51. Christmas at Oak View Farm_Antebellum

We’re beginning our tour today in the Plank Kitchen at Historic Oak View County Park. The Plank Kitchen was built around 1825, making it the oldest structure on the property. It is decorated to represent Christmas in the years leading up to the Civil War, known today as the Antebellum Period. At that time Oak View was owned by Benton and Burchette Williams, who first started farming here around 1830. By 1850 they had six children ranging in age from 8 to 21-years-old: Clinton, John Quincy, Cicero, Napoleon, Virginia, and Elizabeth. The Main House across the yard wasn’t built until 1855, so the family may have lived here before it was completed. Once the Main House was finished, this structure became the farm’s kitchen.

You’ll notice there isn’t a decorated tree because that tradition had not yet come to the United States from Europe. Decorations would have been simple, home-made items or things found in nature. A stocking might be draped over a chair to be filled with small homemade toys, bits of ribbon, lace, or candies. An orange from Florida, placed in the foot of the stocking, would have been a rare and luxurious gift to receive during the 1800s.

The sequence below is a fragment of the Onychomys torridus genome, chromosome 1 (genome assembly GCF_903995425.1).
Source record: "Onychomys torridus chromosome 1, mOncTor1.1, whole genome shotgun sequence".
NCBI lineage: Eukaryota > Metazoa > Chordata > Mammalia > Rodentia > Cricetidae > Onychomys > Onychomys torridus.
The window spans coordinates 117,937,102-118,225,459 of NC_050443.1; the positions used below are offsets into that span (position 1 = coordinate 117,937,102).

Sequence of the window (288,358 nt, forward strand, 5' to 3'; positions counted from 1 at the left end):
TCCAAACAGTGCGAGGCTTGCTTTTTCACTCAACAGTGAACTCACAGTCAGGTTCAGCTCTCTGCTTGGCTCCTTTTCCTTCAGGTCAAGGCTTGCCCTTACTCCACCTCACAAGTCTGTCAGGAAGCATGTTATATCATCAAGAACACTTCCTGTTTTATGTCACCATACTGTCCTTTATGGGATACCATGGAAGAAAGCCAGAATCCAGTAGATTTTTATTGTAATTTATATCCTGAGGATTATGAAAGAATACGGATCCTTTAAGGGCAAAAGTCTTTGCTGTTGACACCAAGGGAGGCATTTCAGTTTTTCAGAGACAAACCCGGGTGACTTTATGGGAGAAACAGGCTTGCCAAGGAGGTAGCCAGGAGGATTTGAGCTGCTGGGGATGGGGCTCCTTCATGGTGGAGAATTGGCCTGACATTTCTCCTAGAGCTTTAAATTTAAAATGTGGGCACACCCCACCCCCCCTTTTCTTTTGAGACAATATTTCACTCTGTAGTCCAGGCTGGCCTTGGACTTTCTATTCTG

The Williamses were slaveholders during the Antebellum Period. By 1860 this farm was the home for 12 enslaved people, several of them children. There are no records telling of their experiences during the holiday season at Oak View, but it’s unlikely their work stopped during Christmas. They would probably have prepared the Christmas meal while continuing to perform daily duties on the farm such as harvesting cotton, taking care of livestock, smoking hams, stuffing sausage casings, washing clothes, and bringing wood in for the fire.

Enslaved families may have exchanged simple gifts with each other, held dances, or exchanged marriage vows on the holiday. On some farms they might also receive gifts from their slaveholders. These could include their yearly allocation of new clothing, time off from work to visit family members located on other farms, or, in rare cases, a small amount of money. What occurred at Oak View is not known.


Please use the ramp entrance across from the Plank Kitchen to enter the rear door of the Main Farmhouse. Once inside, turn right immediately to access the Living Room. Then, please enter the number ‘52’ to continue the tour.